Petipa’s ‘The Sleeping Beauty’ Danced by the Russian Grand Ballet; James Bay Plays Stage AE (Wed., 9/28/16)

After a hundred-year beauty sleep, Princess Aurora visits Pittsburgh with her new squeeze Prince Désiré in the Russian Grand Ballet's "The Sleeping Beauty."

After a hundred-year beauty sleep, Princess Aurora visits Pittsburgh with her new squeeze Prince Désiré in the Russian Grand Ballet’s “The Sleeping Beauty.”

1) Long before Walt Disney’s animated film—and more than a century before the Disney Company stirred controversy by filing for a trademark on the name “Princess Aurora”—the princess was delighting Russian theater fans of all ages as the title character in the ballet The Sleeping Beauty. The now-classical ballet premiered in Saint Petersburg in 1890. With music by Tchaikovsky and choreography by the grandmaster Marius Petipa, its artistic credentials are impeccable. And The Sleeping Beauty is one of those spectacular, big-production-number ballets that has a little bit of everything— from a wicked fairy’s curse to a dramatic reawakening scene (when the princess is revived from her hundred-year slumber by a lover’s kiss), and a climactic wedding scene in which the dancing guests include fairytale characters such as Little Red Riding Hood, Cinderella and her prince, and Puss in Boots. Pittsburghers can see this internationally known ballet performed in an authentic Russian style, as the Russian Grand Ballet brings The Sleeping Beauty to town on its U.S. tour. 7:30 p.m. At the Byham Theater, 101 6th St., Cultural District. (MV)

2) This month, James Bay will play Stage AE. The performance is another line on an already impressive resumé for the young English singer-songwriter. Bay began plucking his uncle’s old guitar while still a lad growing up in Hitchin, England. By 18, he was living in Brighton, a coastal town, busking, appearing at open mic nights. Then it was on to the capital—London. He headlined smaller shows and opened for bigger ones, the biggest arguably for The Rolling Stones at Hyde Park in 2013. Other opening spots included one for Stevie Wonder, also in London, and a stateside supporting gig for similar wonderkid Hozier. Bay’s had plenty of success in the studio, beginning with his platinum-selling single, “Hold Back the River.” That song appears on Bay’s debut album, 2015’s Chaos and the Calm. And just this February, Bay won the Brit Award for Best British Male Solo Artist. Portland, Oregon trio Joseph opens. Doors open 7 p.m. 400 North Shore Dr., North Shore. (CM)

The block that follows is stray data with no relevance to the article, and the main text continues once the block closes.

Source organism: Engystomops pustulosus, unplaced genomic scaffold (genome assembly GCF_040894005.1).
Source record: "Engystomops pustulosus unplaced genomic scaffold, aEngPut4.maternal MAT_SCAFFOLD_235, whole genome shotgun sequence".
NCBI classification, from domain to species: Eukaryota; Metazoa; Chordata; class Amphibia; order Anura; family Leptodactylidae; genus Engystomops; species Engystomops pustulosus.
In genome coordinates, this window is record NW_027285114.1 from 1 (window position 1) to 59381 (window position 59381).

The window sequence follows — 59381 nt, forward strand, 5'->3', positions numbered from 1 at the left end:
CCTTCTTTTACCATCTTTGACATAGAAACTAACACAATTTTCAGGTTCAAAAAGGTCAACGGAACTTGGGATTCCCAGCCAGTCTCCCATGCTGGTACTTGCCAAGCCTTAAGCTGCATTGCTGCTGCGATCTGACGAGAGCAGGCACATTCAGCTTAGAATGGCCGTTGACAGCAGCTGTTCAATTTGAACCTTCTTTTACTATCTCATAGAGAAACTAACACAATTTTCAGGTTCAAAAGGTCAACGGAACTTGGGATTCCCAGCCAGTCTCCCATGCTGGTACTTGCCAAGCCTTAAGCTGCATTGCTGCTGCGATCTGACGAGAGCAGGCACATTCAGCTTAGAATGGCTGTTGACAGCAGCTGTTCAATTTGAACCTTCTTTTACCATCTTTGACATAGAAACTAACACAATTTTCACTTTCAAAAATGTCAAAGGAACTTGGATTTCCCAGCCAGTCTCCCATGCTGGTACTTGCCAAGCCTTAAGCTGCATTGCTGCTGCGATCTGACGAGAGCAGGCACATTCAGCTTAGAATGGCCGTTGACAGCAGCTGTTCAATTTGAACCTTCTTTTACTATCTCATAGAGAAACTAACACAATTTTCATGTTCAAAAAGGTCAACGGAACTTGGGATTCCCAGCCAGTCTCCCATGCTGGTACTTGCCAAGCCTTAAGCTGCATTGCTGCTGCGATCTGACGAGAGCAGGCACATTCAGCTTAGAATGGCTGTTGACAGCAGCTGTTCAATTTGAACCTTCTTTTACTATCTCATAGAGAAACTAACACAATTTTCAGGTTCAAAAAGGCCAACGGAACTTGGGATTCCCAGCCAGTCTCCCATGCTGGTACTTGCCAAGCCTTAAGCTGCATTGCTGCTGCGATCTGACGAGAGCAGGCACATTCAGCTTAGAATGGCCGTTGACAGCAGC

3) Our battlin’ Buccos are in the third game in a crucial four-game home series against the Chicago Cubs. Tonight at the ball yard is Zombie Night with a pregame costume contest and Zombie night T-shirts to the first 1,000 ticket buyers. Hopefully the Pirates will perk up or they will join the walking dead in terms of looking for a wildcard playoff spot! 7:05 p.m. PNC Park, 115 Federal St., North Shore.

Allegheny County Radical Days:

Free admission 7–8pm
Celebrate RADical Days with a free hour-long concert at Heinz Hall! Assistant Conductor Francesco Lecce-Chong leads the orchestra in a program full of musical storytelling. Music lovers young and old will be swept away by Rimsky-Korsakov’s The Sea and Sinbad’s Shipfrom Scheherazade, dance 
to Copland’s Hoe Down from Rodeo, and thrilled by Dukas’ iconic Sorcerer’s Apprentice. Duquesne University Young Artist National Concerto Competition winner Julian Rhee joins the Pittsburgh Symphony for the final movement
 of Brahms’s Violin Concerto. General admission; tickets may be reserved at the Heinz Hall box office or at 600 Penn Avenue (Downtown)  ·